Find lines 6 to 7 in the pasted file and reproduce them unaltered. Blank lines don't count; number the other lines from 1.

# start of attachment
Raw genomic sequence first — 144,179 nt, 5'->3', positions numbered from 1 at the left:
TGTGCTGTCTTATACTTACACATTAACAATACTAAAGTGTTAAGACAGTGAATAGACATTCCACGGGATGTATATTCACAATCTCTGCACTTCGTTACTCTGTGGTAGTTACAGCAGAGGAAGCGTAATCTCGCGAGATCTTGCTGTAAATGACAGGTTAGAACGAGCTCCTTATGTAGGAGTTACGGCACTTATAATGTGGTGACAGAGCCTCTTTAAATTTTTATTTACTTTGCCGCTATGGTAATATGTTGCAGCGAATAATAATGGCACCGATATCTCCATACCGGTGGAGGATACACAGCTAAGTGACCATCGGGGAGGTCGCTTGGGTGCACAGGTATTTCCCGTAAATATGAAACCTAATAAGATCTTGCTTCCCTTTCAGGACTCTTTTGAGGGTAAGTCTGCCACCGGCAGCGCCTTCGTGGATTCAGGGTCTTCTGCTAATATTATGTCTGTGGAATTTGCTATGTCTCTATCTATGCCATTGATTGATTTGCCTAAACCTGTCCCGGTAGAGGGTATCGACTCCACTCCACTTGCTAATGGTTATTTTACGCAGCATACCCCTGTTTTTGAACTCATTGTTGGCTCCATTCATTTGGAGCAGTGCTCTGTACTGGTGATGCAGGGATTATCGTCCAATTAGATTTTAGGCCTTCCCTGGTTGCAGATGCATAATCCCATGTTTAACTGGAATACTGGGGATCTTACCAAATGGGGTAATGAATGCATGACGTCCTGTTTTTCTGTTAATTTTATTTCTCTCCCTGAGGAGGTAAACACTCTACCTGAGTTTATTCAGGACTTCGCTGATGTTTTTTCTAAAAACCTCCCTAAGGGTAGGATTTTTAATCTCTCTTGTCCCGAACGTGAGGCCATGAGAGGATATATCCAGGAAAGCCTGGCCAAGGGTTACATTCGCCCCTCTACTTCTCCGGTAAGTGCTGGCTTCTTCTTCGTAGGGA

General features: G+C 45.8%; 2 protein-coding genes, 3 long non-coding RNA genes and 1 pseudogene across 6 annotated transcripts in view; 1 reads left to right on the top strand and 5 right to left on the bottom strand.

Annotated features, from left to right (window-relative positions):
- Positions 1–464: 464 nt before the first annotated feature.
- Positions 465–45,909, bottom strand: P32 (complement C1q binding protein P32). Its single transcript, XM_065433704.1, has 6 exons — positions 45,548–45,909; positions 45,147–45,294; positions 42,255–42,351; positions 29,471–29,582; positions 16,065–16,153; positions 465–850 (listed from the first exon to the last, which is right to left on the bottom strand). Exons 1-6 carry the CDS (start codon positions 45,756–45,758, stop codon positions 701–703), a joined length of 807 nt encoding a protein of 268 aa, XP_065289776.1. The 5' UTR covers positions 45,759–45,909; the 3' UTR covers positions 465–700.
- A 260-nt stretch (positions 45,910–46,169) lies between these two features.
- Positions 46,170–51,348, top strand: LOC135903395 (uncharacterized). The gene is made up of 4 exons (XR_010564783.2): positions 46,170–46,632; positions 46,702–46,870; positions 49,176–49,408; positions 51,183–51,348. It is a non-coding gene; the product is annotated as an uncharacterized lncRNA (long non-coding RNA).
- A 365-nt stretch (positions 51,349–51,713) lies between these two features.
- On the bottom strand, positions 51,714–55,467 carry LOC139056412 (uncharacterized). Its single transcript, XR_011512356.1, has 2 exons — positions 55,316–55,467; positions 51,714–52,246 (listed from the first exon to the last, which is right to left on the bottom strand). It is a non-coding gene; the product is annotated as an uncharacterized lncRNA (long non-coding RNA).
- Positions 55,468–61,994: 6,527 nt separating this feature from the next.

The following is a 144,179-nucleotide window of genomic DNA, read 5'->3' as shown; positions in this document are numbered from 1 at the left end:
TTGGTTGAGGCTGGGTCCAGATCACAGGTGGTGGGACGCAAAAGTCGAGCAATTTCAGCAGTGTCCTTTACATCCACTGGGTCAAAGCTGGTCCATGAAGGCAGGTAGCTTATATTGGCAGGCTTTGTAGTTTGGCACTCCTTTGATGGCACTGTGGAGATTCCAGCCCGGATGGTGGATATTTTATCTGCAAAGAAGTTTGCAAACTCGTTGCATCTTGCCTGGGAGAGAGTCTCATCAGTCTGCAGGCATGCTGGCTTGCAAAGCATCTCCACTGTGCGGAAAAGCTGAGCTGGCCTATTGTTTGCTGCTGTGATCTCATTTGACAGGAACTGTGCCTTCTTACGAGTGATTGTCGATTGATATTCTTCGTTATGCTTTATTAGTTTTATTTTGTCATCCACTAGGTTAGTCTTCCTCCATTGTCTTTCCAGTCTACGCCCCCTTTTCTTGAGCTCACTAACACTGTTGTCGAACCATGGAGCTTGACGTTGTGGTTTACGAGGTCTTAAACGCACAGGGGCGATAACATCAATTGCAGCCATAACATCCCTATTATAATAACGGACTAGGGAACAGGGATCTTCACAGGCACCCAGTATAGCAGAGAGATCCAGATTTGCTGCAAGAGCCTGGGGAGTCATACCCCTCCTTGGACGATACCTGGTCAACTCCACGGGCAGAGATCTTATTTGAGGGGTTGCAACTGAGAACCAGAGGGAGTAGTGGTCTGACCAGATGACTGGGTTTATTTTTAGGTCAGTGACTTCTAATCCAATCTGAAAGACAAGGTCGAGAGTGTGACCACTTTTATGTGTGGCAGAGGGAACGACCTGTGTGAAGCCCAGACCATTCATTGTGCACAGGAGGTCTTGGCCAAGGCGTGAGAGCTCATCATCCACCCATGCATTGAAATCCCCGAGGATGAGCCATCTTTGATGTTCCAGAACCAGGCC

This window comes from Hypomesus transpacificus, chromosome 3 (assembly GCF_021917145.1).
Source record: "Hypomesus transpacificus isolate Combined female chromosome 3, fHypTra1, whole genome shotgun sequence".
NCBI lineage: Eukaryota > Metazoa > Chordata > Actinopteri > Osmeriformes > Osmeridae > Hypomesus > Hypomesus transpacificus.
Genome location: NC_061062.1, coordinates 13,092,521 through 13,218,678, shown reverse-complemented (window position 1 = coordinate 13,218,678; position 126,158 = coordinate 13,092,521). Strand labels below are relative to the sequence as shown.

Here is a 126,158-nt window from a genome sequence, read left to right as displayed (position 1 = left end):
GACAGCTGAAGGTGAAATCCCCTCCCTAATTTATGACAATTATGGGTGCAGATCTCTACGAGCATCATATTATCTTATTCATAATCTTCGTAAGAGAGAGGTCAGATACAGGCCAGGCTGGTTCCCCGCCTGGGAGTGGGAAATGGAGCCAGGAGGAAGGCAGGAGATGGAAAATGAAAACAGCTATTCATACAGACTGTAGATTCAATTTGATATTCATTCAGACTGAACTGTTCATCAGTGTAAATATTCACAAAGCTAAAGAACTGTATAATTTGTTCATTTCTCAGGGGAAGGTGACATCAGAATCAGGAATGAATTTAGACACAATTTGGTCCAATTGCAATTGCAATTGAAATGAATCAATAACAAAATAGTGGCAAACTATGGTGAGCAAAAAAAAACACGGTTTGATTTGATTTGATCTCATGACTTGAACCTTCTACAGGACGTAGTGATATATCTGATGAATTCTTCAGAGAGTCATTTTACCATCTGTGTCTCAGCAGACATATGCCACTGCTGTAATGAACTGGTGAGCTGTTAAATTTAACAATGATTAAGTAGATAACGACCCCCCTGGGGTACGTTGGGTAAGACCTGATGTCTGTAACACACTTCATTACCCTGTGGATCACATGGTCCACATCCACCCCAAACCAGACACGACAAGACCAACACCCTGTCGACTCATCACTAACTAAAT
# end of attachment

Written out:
- Positions 465–45,909, bottom strand: P32 (complement C1q binding protein P32). Its single transcript, XM_065433704.1, has 6 exons — positions 45,548–45,909; positions 45,147–45,294; positions 42,255–42,351; positions 29,471–29,582; positions 16,065–16,153; positions 465–850 (listed from the first exon to the last, which is right to left on the bottom strand). Exons 1-6 carry the CDS (start codon positions 45,756–45,758, stop codon positions 701–703), a joined length of 807 nt encoding a protein of 268 aa, XP_065289776.1. The 5' UTR covers positions 45,759–45,909; the 3' UTR covers positions 465–700.
- A 260-nt stretch (positions 45,910–46,169) lies between these two features.